The Estonian monetary system was based on the system of the currency board, meaning that the exchange rate of the kroon was strictly pegged to a reserve currency. From then until 31 December 2001 the exchange rate of the kroon against the German mark was fixed at EEK 8 = DEM 1, and thereafter the exchange rate of the kroon against the euro was fixed at EEK 15.6466 = EUR 1 (the exchange rate effective to date).
To come up with a design for kroon banknotes and coins, the Council of Ministers of the Estonian SSR declared a public competition in December 1989. As a result of the competition, Urmas Ploomipuu designed the one- and two-kroon notes and Valdimir Taiger the other denominations. The one- and two-kroon notes were printed in the United States and the banknotes with higher denominations in England. The final, updated series was printed in Germany.
As a result of the competition for coin designs, the initial sketches of coins were designed by Mari Käbin, but the requirements for minting coins changed due to the reintroduction of the name and symbols of the Republic of Estonia. However, the sample coins – with an image of a cornflower and the year 1991 printed on them – were minted on the basis of the initial sketches. In the end, all of the coins were minted based on the example of the coins in circulation in 1936: the front had the name of the state and denomination and the back had three lions depicted as leopards and the year. The heraldic lion minted on coins was modelled by sculptor Arseni Mölder; artist Ants Raud fixed them to the coin. The coins were initially minted in Tallinn, and later in Finland, South Africa, England, France, the Netherlands and Germany.
To mark significant anniversaries and events, Eesti Pank issued 27 collector coins from 1992-2010. Collector coins are coins for circulation with the value minted on them, but as they are made of precious metals, they are usually not used in circulation. Such coins are also bigger than regular coins and their design clearly differentiates them from coins in circulation.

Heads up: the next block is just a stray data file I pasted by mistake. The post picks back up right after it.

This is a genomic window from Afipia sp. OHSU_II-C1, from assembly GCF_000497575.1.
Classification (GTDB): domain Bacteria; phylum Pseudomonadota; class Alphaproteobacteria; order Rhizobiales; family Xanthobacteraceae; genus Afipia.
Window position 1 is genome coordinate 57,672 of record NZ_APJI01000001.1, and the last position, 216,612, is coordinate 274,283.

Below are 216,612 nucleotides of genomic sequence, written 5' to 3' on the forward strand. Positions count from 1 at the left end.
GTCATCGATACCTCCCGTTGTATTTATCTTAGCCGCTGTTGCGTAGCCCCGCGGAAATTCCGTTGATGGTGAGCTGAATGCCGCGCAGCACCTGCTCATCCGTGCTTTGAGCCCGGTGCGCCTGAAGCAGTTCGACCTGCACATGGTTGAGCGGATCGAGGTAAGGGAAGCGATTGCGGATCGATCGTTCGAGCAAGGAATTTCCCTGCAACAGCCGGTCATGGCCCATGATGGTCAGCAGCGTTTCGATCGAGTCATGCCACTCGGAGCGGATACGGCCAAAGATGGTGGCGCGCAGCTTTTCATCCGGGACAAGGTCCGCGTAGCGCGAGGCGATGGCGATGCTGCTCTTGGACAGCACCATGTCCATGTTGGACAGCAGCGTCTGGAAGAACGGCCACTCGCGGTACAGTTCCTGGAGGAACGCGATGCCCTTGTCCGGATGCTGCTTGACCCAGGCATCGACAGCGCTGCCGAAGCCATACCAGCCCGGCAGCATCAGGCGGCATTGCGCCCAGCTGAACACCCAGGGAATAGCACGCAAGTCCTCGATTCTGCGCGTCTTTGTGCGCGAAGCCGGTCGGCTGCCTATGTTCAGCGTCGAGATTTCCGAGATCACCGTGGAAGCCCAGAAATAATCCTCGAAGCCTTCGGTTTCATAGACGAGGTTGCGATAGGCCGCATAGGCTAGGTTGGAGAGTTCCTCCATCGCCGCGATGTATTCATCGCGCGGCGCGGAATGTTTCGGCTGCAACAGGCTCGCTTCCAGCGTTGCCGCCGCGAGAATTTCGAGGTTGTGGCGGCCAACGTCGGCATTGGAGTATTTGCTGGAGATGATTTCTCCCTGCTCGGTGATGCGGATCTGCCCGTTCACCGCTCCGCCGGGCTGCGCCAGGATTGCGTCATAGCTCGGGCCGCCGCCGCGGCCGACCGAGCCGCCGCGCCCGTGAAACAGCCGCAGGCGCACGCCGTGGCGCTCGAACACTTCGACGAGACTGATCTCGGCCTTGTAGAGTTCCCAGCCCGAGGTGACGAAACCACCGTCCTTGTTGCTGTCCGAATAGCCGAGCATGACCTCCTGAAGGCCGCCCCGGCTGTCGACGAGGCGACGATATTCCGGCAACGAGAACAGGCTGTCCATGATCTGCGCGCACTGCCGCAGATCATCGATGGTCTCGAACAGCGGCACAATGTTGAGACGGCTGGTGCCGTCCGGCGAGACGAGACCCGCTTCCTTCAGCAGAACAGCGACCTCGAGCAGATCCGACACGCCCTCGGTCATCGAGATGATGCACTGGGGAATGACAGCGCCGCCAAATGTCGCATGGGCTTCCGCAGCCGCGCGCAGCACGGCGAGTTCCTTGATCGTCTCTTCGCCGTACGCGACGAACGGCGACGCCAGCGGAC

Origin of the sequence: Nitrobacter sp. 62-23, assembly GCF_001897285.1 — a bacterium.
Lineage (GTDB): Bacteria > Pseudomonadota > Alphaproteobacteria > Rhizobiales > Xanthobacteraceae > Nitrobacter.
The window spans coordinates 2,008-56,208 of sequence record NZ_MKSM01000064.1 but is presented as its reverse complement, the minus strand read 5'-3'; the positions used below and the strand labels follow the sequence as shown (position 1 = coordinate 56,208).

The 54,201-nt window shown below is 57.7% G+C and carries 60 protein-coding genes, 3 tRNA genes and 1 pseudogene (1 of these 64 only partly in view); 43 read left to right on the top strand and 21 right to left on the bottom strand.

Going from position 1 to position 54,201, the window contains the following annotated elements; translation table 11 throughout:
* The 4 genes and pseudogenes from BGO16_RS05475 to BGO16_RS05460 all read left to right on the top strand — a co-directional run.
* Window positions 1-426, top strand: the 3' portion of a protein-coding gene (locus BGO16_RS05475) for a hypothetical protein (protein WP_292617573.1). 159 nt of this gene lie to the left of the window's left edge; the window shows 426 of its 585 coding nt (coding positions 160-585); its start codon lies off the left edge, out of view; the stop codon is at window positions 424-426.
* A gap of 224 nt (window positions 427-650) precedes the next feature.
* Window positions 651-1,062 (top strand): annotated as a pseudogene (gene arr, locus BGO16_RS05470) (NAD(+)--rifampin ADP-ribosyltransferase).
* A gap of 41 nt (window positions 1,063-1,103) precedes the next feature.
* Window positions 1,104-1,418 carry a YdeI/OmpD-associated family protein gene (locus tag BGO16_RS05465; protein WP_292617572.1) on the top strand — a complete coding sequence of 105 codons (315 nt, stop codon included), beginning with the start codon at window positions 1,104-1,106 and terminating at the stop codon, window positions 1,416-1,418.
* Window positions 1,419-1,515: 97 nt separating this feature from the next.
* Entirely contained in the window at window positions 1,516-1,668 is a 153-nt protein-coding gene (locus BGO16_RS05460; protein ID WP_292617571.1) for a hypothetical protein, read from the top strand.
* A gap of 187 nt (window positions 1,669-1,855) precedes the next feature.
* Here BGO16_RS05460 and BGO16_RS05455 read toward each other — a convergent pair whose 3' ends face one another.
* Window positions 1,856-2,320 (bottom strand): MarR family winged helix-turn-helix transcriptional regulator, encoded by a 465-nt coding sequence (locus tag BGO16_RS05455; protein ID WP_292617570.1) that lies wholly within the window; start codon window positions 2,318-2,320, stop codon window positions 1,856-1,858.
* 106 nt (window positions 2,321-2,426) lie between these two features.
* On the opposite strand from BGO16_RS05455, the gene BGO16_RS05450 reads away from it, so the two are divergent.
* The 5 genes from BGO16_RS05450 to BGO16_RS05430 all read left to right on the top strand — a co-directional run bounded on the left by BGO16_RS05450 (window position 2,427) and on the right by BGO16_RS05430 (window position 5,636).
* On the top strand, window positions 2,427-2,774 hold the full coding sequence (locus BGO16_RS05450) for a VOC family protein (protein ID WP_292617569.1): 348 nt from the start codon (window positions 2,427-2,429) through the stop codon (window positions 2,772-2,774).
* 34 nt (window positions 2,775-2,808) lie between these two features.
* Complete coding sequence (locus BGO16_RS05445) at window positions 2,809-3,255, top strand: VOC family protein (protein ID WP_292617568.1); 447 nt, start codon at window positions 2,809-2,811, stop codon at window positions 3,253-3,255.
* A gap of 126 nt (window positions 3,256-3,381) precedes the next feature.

Europeans and their economy have gone through some difficult times in the last hundred years. We need only think of the hyperinflation in Germany in the early 1920s, when money lost its value in a matter of minutes, and people visited bakeries with wheelbarrows filled with banknotes. One of the principles of a united Europe is stability, which is guaranteed by a reliable and strong currency.
The Member States of the European Union signed the Maastricht Treaty in 1992, laying the foundations for the European Economic and Monetary Union. The EU has two primary objectives: to ensure uniform and stable economic growth; and to keep price increases under control. The single currency and interest rates are designed to ensure that the rise in the cost of living is under control in all Member States. This means that prices fluctuate a little and that changes in them are predictable.
On 1 January 2002, 12 Member States of the European Union (Austria, Belgium, Finland, France, Germany, Greece, Ireland, Italy, Luxembourg, the Netherlands, Portugal and Spain) introduced the single currency – the euro – in the form of seven banknotes and eight coins. However, bank transfers could be made in euros from 1999.
Five years later the euro was introduced in Slovenia; another year later in Cyprus and Malta; and in 2009 in Slovakia. The euro reached Estonia in 2011, nine years after the introduction of the single currency.
The design of the euro notes is the same in all states. Euro coins have a common and a national side. The national side characterises the issuing country. Artist Lembit Lõhmus won the design competition held in 2004 for the national side of the Estonian euro coins, which depict the outline of Estonia and the name “Eesti”.
Eesti Pank continues to mint collector coins, now in euros. In addition, the central banks in the euro area issue commemorative coins. These are coins for circulation with a nominal value of two euros, the national side of which displays a commemorative motif. For additional information, see http://www.ecb.europa.eu/euro/coins/comm/html/index.en.html.